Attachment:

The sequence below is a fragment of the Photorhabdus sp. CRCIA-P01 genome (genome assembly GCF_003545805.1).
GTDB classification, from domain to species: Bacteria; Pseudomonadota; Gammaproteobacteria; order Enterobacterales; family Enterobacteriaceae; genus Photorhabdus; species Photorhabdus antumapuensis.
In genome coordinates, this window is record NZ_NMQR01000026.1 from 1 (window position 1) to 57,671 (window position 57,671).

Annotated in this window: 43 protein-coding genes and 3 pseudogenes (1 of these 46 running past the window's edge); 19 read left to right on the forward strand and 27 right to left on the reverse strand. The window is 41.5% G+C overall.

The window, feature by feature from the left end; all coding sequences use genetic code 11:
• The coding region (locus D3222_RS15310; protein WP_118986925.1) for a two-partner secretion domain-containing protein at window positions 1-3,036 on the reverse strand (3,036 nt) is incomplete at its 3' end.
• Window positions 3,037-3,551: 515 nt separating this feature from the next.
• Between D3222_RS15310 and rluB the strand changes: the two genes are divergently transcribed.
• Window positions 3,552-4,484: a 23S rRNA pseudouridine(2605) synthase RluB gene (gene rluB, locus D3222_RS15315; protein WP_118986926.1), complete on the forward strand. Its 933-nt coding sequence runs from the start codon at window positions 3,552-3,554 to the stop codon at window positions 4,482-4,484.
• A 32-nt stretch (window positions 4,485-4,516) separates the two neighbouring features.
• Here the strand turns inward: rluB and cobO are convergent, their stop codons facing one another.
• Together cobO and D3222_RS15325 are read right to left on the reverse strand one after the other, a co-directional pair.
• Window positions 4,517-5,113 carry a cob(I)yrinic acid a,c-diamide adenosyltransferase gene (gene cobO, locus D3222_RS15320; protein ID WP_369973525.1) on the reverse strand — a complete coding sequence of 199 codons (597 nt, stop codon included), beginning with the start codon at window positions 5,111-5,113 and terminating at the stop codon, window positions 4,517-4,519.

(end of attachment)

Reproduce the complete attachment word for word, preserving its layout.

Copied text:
The sequence below is a fragment of the Photorhabdus sp. CRCIA-P01 genome (genome assembly GCF_003545805.1).
GTDB classification, from domain to species: Bacteria; Pseudomonadota; Gammaproteobacteria; order Enterobacterales; family Enterobacteriaceae; genus Photorhabdus; species Photorhabdus antumapuensis.
In genome coordinates, this window is record NZ_NMQR01000026.1 from 1 (window position 1) to 57,671 (window position 57,671).

Annotated in this window: 43 protein-coding genes and 3 pseudogenes (1 of these 46 running past the window's edge); 19 read left to right on the forward strand and 27 right to left on the reverse strand. The window is 41.5% G+C overall.

The window, feature by feature from the left end; all coding sequences use genetic code 11:
• The coding region (locus D3222_RS15310; protein WP_118986925.1) for a two-partner secretion domain-containing protein at window positions 1-3,036 on the reverse strand (3,036 nt) is incomplete at its 3' end.
• Window positions 3,037-3,551: 515 nt separating this feature from the next.
• Between D3222_RS15310 and rluB the strand changes: the two genes are divergently transcribed.
• Window positions 3,552-4,484: a 23S rRNA pseudouridine(2605) synthase RluB gene (gene rluB, locus D3222_RS15315; protein WP_118986926.1), complete on the forward strand. Its 933-nt coding sequence runs from the start codon at window positions 3,552-3,554 to the stop codon at window positions 4,482-4,484.
• A 32-nt stretch (window positions 4,485-4,516) separates the two neighbouring features.
• Here the strand turns inward: rluB and cobO are convergent, their stop codons facing one another.
• Together cobO and D3222_RS15325 are read right to left on the reverse strand one after the other, a co-directional pair.
• Window positions 4,517-5,113 carry a cob(I)yrinic acid a,c-diamide adenosyltransferase gene (gene cobO, locus D3222_RS15320; protein ID WP_369973525.1) on the reverse strand — a complete coding sequence of 199 codons (597 nt, stop codon included), beginning with the start codon at window positions 5,111-5,113 and terminating at the stop codon, window positions 4,517-4,519.